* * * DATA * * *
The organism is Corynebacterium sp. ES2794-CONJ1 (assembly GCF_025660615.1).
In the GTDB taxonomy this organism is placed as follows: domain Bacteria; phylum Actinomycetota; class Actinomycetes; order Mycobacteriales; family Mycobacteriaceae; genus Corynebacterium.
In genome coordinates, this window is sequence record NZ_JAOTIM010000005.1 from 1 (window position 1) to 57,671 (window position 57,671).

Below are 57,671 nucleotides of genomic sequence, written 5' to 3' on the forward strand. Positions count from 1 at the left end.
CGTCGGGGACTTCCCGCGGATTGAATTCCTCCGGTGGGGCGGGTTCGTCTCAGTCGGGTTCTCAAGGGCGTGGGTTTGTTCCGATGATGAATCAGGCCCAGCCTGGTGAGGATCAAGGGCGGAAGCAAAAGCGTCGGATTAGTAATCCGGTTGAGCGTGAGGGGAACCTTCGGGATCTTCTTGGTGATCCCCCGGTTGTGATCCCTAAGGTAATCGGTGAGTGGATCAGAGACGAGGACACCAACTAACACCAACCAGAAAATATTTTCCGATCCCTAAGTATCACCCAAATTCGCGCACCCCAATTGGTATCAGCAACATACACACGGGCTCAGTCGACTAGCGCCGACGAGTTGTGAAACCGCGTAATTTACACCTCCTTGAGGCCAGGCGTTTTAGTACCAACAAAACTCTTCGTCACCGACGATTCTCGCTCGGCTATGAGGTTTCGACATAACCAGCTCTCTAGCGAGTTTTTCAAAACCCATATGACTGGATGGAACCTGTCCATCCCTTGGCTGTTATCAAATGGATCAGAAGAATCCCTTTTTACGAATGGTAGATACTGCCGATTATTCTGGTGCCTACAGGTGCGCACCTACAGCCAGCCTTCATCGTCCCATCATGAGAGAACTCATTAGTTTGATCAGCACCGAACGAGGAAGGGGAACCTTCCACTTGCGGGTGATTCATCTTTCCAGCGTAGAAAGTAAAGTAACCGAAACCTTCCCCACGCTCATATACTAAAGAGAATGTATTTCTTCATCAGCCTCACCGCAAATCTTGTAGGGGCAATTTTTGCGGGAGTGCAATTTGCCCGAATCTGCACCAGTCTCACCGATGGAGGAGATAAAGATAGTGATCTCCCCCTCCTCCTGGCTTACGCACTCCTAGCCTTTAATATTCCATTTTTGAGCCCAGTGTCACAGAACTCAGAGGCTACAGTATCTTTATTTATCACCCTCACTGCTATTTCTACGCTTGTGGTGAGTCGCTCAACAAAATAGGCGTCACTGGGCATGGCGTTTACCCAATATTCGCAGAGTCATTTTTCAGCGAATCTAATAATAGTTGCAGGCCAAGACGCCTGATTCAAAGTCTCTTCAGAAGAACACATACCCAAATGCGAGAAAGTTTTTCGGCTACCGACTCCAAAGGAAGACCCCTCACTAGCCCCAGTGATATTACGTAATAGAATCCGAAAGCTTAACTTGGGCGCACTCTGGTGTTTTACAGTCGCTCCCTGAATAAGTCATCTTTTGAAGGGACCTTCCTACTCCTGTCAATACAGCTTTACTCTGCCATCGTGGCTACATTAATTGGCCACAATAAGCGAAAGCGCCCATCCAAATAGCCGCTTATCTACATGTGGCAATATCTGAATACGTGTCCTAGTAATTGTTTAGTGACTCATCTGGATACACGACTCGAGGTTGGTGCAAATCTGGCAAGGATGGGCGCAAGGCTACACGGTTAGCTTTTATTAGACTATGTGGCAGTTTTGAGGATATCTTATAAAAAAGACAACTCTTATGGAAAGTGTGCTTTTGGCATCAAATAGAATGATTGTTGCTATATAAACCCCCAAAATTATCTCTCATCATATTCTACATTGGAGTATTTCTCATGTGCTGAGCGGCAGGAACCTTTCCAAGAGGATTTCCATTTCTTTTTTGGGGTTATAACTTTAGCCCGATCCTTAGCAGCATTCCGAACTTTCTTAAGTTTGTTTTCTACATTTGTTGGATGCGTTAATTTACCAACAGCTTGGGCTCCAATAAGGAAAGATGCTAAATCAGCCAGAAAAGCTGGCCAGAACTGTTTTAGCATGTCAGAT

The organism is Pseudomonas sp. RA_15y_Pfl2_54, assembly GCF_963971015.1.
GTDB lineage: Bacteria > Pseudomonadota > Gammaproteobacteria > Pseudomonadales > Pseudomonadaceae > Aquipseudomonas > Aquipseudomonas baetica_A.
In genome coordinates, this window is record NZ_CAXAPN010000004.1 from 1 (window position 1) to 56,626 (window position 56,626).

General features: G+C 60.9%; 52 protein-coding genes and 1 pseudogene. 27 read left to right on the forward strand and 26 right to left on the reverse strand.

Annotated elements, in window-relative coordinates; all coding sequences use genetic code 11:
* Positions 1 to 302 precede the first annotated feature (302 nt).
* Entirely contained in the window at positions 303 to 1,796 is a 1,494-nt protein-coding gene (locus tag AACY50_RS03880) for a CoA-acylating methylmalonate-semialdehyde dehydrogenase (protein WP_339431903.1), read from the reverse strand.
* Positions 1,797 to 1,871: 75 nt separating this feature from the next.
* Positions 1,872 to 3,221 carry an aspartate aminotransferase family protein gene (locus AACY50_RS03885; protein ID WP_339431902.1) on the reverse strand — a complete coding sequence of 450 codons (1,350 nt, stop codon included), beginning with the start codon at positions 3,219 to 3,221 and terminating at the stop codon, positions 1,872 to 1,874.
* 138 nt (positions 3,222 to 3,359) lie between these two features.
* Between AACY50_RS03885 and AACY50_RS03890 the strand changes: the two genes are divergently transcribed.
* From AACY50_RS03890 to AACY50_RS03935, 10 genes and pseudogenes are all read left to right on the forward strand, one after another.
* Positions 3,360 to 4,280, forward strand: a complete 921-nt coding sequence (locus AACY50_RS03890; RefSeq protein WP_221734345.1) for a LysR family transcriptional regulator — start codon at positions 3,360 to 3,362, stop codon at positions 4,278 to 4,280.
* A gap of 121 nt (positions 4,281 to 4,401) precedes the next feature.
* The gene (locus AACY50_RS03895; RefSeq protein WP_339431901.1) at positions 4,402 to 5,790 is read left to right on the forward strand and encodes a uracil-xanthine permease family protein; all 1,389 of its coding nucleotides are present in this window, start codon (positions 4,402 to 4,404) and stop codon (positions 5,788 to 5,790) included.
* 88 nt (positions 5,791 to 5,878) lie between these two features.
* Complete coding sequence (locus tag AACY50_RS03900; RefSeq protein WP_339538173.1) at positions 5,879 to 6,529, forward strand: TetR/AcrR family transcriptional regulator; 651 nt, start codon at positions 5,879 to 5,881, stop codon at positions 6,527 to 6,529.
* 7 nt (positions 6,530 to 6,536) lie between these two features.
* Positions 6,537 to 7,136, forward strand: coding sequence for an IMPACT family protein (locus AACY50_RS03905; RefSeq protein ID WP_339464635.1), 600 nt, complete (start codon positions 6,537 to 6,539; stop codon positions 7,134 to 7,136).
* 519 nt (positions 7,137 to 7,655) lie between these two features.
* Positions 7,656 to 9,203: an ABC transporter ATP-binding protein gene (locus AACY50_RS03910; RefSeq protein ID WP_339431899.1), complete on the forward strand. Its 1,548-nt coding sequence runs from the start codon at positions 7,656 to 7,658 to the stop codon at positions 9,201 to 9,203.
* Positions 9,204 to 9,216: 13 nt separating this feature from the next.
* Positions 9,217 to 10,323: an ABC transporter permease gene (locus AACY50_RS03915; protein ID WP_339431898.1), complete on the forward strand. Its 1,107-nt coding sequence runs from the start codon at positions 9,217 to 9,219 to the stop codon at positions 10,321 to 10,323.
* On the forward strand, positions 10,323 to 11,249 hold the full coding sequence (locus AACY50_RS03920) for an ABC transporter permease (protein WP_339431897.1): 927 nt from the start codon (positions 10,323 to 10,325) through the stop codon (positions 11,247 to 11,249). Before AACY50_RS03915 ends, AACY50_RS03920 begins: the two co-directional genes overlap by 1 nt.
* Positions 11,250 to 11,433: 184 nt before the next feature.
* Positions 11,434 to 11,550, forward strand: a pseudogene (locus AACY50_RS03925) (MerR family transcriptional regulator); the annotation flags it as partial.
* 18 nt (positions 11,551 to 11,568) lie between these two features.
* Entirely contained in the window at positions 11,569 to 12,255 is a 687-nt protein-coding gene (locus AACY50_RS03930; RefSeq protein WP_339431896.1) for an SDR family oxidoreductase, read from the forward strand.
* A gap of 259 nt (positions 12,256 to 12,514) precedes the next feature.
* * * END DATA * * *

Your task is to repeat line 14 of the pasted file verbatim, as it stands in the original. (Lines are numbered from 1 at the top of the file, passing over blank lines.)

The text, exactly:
* Positions 1,872 to 3,221 carry an aspartate aminotransferase family protein gene (locus AACY50_RS03885; protein ID WP_339431902.1) on the reverse strand — a complete coding sequence of 450 codons (1,350 nt, stop codon included), beginning with the start codon at positions 3,219 to 3,221 and terminating at the stop codon, positions 1,872 to 1,874.